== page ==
As with any move, there are always hiccups. Coordinating the departure from one residence with moving into the next one doesn’t always turn out as planned. Thankfully we had great friends to take us in.
Though the car was loaded with the two weeks’ necessities and the furniture had already gone, the final morning felt like a hurried escape before the occupying army closed the borders. We hadn’t exactly buried our valuables or sewn jewels into the lining of our coats, but the new occupant was taking possession in a few hours. We didn’t want to leave anything, as we’d likely never see it again.
Many hours later we made it to our first “safe house” and I was overjoyed to see a comfortable bed in a beautiful bedroom after nights on an air mattress. Our next two houses and hosts were just as lovely, and I’ll never forget the hospitality and the great visits before the new house was ready and we were finally on our way.
Floating from house to house requires loading and unloading every few days; the experience was exactly like a very long road trip. There was a period of time (read: decades) when I hated road trips. I wanted to reach the destination in a hurry and cared nothing for the journey. If it took forever to get somewhere and you were coming back, I dreaded the thought of having to get back into the car and do it all in reverse.
It wasn’t until my first cross-country move—a one-way trip—when I came to appreciate rising early to make the most of daylight. Get on the road before the sun comes up, and stop along the way for the kind of substantial breakfast to sustain a person for a few more hours of marathon driving. I’m reminded of those trips with my grandparents when they took us to Texas or Mexico back in the 1970s. While I don’t remember stopping for breakfast an hour or so after leaving their house, I clearly recall the breakfasts we ate on the way home.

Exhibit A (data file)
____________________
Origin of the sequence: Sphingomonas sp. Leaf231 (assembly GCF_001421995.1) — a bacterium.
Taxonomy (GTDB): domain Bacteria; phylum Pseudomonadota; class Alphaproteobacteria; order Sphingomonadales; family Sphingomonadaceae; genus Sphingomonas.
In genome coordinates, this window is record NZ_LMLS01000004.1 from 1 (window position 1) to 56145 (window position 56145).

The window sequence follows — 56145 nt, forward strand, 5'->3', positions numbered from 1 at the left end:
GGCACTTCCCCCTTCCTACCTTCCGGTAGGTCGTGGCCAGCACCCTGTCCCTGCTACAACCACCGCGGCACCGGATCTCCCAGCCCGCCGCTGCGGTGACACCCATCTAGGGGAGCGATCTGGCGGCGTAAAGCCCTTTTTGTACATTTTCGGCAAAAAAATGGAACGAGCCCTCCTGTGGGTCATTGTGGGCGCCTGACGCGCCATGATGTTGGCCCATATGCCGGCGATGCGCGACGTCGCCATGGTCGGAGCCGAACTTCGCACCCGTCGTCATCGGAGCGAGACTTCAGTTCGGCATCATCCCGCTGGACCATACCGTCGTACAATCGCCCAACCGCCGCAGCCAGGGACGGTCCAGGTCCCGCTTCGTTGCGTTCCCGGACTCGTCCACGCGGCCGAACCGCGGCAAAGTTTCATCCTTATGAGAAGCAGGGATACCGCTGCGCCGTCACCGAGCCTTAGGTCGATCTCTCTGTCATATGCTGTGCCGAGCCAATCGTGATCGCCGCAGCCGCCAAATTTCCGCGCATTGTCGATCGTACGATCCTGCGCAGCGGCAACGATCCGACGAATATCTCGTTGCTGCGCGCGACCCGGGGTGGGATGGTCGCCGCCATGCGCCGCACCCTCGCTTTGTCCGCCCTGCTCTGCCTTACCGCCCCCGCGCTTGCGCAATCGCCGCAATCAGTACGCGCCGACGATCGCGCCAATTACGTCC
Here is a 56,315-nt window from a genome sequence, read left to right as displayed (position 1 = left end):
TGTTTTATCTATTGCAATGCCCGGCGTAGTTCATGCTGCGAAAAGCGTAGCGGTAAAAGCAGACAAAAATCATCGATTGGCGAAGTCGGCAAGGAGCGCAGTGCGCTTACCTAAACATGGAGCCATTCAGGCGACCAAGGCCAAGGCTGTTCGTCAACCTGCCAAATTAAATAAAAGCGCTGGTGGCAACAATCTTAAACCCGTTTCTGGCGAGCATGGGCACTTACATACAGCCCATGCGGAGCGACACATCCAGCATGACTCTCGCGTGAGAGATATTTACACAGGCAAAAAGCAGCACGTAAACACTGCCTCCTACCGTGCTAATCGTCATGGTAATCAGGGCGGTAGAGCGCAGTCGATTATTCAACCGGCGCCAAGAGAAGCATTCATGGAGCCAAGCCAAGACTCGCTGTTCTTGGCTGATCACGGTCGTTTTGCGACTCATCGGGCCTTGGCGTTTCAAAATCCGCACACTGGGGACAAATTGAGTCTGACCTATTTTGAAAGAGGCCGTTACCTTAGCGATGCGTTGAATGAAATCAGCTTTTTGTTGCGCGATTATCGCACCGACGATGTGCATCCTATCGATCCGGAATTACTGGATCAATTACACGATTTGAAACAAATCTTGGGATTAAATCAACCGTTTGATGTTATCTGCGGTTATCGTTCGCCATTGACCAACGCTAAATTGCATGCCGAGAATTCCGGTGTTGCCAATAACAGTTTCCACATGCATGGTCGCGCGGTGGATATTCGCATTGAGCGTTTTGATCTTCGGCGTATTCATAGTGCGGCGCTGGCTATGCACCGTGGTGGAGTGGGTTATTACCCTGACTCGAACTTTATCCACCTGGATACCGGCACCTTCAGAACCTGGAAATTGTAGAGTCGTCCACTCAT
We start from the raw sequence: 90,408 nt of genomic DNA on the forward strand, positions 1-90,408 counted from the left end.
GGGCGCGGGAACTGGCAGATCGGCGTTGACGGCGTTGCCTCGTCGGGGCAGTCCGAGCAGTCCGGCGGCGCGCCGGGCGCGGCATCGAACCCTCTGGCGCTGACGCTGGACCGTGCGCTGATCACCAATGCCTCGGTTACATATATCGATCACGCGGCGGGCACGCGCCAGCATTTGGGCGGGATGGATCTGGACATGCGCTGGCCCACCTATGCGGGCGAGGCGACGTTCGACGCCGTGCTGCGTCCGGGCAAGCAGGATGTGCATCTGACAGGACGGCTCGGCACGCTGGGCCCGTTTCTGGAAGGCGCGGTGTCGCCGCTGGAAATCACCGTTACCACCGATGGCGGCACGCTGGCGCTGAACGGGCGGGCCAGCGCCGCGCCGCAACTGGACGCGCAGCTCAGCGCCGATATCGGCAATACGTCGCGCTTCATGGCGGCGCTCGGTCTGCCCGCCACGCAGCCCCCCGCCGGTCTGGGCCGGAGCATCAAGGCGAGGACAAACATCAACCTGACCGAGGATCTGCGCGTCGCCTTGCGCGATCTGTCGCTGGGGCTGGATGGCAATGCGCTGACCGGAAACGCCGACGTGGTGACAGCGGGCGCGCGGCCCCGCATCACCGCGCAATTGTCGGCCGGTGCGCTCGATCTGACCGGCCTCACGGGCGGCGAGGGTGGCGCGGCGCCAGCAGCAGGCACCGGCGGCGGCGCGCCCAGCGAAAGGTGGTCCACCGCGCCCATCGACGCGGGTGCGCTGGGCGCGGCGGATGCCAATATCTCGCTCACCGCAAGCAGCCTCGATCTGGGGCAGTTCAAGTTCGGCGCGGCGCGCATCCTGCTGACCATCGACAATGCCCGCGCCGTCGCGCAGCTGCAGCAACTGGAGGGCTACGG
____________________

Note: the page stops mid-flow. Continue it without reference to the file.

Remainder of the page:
We’d leave San Antonio and head out of town on highway 281 because the back road was considered safer. Besides, traffic jams on interstates would slow us down more than a two-lane highway shared by an occasional farmer moving a wide piece of equipment down the road at a snail’s pace. Even from an early age, I wasn’t buying that excuse. I could tolerate some occasional road congestion on a four-lane interstate if it meant getting home as little as 15 minutes earlier, but it was their car and their rules so I dozed while we spent the next eight hours creeping down the road.
My grandparents’ apprehension of traffic allowed for more scenic drives, and the best part was stopping for breakfast in Johnson City or Marble Falls, depending on our schedule and how hungry the adults were. Since you’d stop again for lunch at 11:30, a breakfast at 5:30 didn’t seem so extraordinary. It was in a roadside diner in one of those towns where I discovered hash browns.
People in my life were always cranking out breakfasts as if the diners were plowing the back forty, and I suppose at times someone was. There was always a lot of bacon and eggs, pancakes and sausage, but I’d never seen hash browns. These perfectly seasoned, crispy potato shreds cooked by some guy who, by the looks of his faded tattoo, had learned to make them in the military became my instant favorite.
Eating breakfast out remains one of my preferred weekend or road trip activities. Good nutrition is always on my mind, but discovering that a particular menu item comes with a choice of hash browns, cottage cheese or fruit means I’ll be forgetting everything I know so I can make the worst dietary choice. Pondering silently, I tell myself that I’ll be back to the gym and eating better once we unpack and settle into familiar routines. Therefore, these few remaining days on the road mean a few more fluffy biscuits, excessive fat and grated potatoes browned to perfection. There’s no way I can leave a single bite.
© 2015 by Patrick Brown
Visit my author page at http://www.amazon.com/Patrick-Brown/e/B005F0CYH2/ref=sr_ntt_srch_lnk_1?qid=1419885131&sr=8-1 to learn about my books “Moral Ambiguity” and “Tossed Off the Edge.”